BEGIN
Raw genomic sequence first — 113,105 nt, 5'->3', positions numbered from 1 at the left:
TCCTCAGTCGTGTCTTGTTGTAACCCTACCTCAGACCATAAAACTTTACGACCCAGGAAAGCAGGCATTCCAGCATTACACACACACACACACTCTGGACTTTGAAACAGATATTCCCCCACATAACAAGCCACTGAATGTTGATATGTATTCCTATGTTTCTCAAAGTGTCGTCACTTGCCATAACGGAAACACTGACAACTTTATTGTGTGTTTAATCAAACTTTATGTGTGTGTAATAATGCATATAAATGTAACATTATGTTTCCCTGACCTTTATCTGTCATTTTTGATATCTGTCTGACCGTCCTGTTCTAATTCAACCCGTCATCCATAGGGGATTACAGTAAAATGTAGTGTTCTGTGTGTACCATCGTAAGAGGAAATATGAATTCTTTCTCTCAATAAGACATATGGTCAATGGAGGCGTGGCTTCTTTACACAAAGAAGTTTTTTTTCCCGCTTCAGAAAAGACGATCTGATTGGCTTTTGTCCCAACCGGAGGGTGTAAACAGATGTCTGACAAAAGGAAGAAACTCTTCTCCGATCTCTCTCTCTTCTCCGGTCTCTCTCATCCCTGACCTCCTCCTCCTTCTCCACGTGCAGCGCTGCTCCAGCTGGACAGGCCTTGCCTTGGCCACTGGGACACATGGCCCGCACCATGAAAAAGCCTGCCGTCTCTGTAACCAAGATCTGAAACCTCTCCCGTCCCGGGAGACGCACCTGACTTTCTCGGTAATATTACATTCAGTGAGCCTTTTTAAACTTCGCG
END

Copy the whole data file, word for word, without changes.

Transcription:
Raw genomic sequence first — 113,105 nt, 5'->3', positions numbered from 1 at the left:
TCCTCAGTCGTGTCTTGTTGTAACCCTACCTCAGACCATAAAACTTTACGACCCAGGAAAGCAGGCATTCCAGCATTACACACACACACACACTCTGGACTTTGAAACAGATATTCCCCCACATAACAAGCCACTGAATGTTGATATGTATTCCTATGTTTCTCAAAGTGTCGTCACTTGCCATAACGGAAACACTGACAACTTTATTGTGTGTTTAATCAAACTTTATGTGTGTGTAATAATGCATATAAATGTAACATTATGTTTCCCTGACCTTTATCTGTCATTTTTGATATCTGTCTGACCGTCCTGTTCTAATTCAACCCGTCATCCATAGGGGATTACAGTAAAATGTAGTGTTCTGTGTGTACCATCGTAAGAGGAAATATGAATTCTTTCTCTCAATAAGACATATGGTCAATGGAGGCGTGGCTTCTTTACACAAAGAAGTTTTTTTTCCCGCTTCAGAAAAGACGATCTGATTGGCTTTTGTCCCAACCGGAGGGTGTAAACAGATGTCTGACAAAAGGAAGAAACTCTTCTCCGATCTCTCTCTCTTCTCCGGTCTCTCTCATCCCTGACCTCCTCCTCCTTCTCCACGTGCAGCGCTGCTCCAGCTGGACAGGCCTTGCCTTGGCCACTGGGACACATGGCCCGCACCATGAAAAAGCCTGCCGTCTCTGTAACCAAGATCTGAAACCTCTCCCGTCCCGGGAGACGCACCTGACTTTCTCGGTAATATTACATTCAGTGAGCCTTTTTAAACTTCGCG